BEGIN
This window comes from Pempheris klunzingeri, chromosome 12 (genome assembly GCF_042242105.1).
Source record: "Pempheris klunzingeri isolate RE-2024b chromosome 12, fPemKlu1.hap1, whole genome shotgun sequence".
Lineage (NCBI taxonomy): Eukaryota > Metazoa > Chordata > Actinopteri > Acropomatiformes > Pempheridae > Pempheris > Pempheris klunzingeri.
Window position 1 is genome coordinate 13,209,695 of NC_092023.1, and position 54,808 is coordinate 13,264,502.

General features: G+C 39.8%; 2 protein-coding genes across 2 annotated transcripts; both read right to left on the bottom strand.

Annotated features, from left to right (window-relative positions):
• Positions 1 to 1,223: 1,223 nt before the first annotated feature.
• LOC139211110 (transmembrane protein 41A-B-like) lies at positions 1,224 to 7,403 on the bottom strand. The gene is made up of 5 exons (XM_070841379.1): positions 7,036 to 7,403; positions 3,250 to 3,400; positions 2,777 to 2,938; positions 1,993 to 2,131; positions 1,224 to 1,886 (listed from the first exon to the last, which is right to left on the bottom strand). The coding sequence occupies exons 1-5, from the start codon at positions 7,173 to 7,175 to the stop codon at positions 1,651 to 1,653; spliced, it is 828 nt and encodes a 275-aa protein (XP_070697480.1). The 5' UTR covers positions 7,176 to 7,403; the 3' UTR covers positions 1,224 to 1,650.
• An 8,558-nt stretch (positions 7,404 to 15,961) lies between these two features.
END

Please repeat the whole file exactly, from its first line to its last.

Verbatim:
This window comes from Pempheris klunzingeri, chromosome 12 (genome assembly GCF_042242105.1).
Source record: "Pempheris klunzingeri isolate RE-2024b chromosome 12, fPemKlu1.hap1, whole genome shotgun sequence".
Lineage (NCBI taxonomy): Eukaryota > Metazoa > Chordata > Actinopteri > Acropomatiformes > Pempheridae > Pempheris > Pempheris klunzingeri.
Window position 1 is genome coordinate 13,209,695 of NC_092023.1, and position 54,808 is coordinate 13,264,502.

General features: G+C 39.8%; 2 protein-coding genes across 2 annotated transcripts; both read right to left on the bottom strand.

Annotated features, from left to right (window-relative positions):
• Positions 1 to 1,223: 1,223 nt before the first annotated feature.
• LOC139211110 (transmembrane protein 41A-B-like) lies at positions 1,224 to 7,403 on the bottom strand. The gene is made up of 5 exons (XM_070841379.1): positions 7,036 to 7,403; positions 3,250 to 3,400; positions 2,777 to 2,938; positions 1,993 to 2,131; positions 1,224 to 1,886 (listed from the first exon to the last, which is right to left on the bottom strand). The coding sequence occupies exons 1-5, from the start codon at positions 7,173 to 7,175 to the stop codon at positions 1,651 to 1,653; spliced, it is 828 nt and encodes a 275-aa protein (XP_070697480.1). The 5' UTR covers positions 7,176 to 7,403; the 3' UTR covers positions 1,224 to 1,650.
• An 8,558-nt stretch (positions 7,404 to 15,961) lies between these two features.